Decisive Leadership: Effective Decision-Making for Management Accountants: Management Accountants Are Now Closer to the Business Than Ever before. So How Can They Improve Their Ability to Make Effective Decisions - and Fast?

By Yates, Kevin | Financial Management (UK), September 2011 | Go to article overview

Decisive Leadership: Effective Decision-Making for Management Accountants: Management Accountants Are Now Closer to the Business Than Ever before. So How Can They Improve Their Ability to Make Effective Decisions - and Fast?


Yates, Kevin, Financial Management (UK)


The overall cost of the finance function to the organisation has now been reduced to circa 0.5 per cent of revenue, a figure that is unlikely to drop lower. Instead, the focus has shifted towards extracting more value from finance professionals by having them undertake value-added roles through business partnering, and to do this successfully they will require leadership skills.

Arguably, the most important skill a leader possesses is effective decision-making. How can management accountants improve their decision-making during their day-to-day business life?

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The four elements of decision-making

1 A clear understanding of the goal - what are we striving to achieve in the future?

2 A sound grasp of what has happened so far - information about the past, including all varieties of management information.

3 Ideas on how the goal can be achieved, bearing in mind the information we have from the past.

4 A decision taken in the present, with a strong commitment to follow it through.

The least influential finance professional might predominantly provide information about the past (2). Furnishing other areas of the business with data may be their only involvement in the decision-making process.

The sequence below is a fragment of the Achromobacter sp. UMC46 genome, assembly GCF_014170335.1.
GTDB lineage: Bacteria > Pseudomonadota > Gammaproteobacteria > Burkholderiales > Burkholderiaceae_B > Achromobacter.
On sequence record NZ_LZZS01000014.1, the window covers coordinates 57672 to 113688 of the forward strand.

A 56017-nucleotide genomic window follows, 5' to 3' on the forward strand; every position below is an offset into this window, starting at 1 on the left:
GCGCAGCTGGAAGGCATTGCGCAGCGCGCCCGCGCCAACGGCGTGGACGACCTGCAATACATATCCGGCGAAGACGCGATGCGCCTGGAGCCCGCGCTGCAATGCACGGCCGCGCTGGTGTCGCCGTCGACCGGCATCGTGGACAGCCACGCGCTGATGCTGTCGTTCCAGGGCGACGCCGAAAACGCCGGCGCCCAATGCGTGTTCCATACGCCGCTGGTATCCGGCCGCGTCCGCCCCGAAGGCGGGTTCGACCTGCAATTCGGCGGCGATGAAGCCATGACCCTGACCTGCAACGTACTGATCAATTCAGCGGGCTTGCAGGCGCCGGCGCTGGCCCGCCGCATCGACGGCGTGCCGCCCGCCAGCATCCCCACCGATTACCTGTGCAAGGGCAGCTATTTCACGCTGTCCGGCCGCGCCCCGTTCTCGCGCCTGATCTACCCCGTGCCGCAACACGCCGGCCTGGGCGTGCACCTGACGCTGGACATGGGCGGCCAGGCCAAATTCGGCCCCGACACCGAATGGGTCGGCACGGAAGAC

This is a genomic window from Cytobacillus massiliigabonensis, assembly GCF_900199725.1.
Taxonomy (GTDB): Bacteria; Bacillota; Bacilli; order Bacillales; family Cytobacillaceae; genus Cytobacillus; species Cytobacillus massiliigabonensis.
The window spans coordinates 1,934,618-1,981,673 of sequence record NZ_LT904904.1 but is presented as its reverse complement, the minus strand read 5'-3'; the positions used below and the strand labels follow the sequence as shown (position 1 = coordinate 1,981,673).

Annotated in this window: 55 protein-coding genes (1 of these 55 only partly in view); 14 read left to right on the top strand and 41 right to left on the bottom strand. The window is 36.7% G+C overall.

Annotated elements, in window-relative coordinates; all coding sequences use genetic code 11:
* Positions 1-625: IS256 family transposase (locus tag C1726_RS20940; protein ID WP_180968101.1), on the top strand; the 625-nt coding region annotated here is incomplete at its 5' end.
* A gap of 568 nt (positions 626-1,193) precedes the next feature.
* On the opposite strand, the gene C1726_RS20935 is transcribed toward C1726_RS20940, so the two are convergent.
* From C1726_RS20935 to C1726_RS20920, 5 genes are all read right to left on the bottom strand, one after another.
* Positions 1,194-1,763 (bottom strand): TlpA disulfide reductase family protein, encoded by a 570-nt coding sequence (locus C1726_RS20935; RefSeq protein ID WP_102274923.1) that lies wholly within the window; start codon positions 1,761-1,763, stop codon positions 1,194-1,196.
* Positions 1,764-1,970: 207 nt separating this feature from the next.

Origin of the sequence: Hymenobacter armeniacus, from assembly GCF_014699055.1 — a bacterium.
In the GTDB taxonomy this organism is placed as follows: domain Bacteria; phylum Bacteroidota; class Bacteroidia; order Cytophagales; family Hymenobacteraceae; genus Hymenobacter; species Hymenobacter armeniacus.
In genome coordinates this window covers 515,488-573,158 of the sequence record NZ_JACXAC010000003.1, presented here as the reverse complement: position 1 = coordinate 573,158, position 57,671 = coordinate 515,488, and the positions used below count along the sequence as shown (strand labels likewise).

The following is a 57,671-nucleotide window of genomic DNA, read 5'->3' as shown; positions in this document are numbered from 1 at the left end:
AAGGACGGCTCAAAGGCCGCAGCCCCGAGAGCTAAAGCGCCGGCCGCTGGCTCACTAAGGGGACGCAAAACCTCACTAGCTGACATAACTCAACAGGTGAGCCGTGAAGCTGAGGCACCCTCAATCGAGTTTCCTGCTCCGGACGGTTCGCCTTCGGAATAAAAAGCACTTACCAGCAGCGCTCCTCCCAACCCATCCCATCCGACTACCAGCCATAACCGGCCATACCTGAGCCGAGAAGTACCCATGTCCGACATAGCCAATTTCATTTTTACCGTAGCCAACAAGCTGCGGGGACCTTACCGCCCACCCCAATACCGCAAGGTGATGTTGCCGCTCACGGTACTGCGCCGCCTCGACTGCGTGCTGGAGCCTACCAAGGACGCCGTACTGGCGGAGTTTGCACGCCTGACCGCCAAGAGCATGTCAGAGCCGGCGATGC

A more influential finance professional has an appreciation of what is to be achieved in the future (1). They use this to select and present data from the past in such a way that it becomes useful information for the decision-makers.

The most influential finance professional has a stronger appreciation of the business's overall goals for the future (1), which allows them to provide not only useful information from the past (2), but also ideas and options on the most effective decision to take (3,4). They therefore play a full part in the decision-making process and are a partner to other areas of the business.

As shown in the progression above, the higher the quality of a finance professional's input into key discussions, the more influential they become and the more likely they are to be called upon to take part in those discussions at an early stage.

Each element of decision-making provides opportunities to improve the quality of a finance professional's input and consequently their level of influence. Let us consider each in turn.

1 Strategy - the guiding principle in decision-making

Decisions are taken in response to a desire to achieve a goal in the future. If we are to provide useful input into a decision-making process, it is imperative that we understand our business or department's strategy. The more detailed our knowledge of the future decision-makers are striving to create, the more we can shape our input to help achieve those ends.

And the earlier a finance professional is involved in any strategy-creating process, the more effectively they will be able to help guide decision-makers away from unproductive lines of thought and towards more fruitful areas for exploration.

Action plan for developing leadership

1 Learn the strategy

* THIS WEEK: Decide who you will have meetings with to learn more about the strategy they are pursuing, diarise those meetings and prepare questions.

* THIS MONTH: Arrange an invitation to a strategy or planning meeting you do not normally attend and prepare questions - particularly on how you can provide further assistance to the group you are meeting. …

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